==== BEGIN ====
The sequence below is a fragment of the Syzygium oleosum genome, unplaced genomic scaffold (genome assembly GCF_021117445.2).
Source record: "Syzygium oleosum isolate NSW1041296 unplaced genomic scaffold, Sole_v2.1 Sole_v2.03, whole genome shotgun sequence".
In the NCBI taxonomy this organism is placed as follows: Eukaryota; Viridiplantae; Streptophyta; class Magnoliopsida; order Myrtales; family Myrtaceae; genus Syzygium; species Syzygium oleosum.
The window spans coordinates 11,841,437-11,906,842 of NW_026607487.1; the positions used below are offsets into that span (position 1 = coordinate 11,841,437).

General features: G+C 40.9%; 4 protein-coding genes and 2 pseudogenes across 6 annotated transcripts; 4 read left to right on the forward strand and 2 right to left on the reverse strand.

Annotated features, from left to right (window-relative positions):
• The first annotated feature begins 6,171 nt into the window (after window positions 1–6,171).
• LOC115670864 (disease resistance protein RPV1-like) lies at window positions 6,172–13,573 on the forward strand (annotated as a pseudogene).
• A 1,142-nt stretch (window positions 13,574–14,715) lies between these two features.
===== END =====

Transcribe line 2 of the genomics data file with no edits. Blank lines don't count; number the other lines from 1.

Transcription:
Source record: "Syzygium oleosum isolate NSW1041296 unplaced genomic scaffold, Sole_v2.1 Sole_v2.03, whole genome shotgun sequence".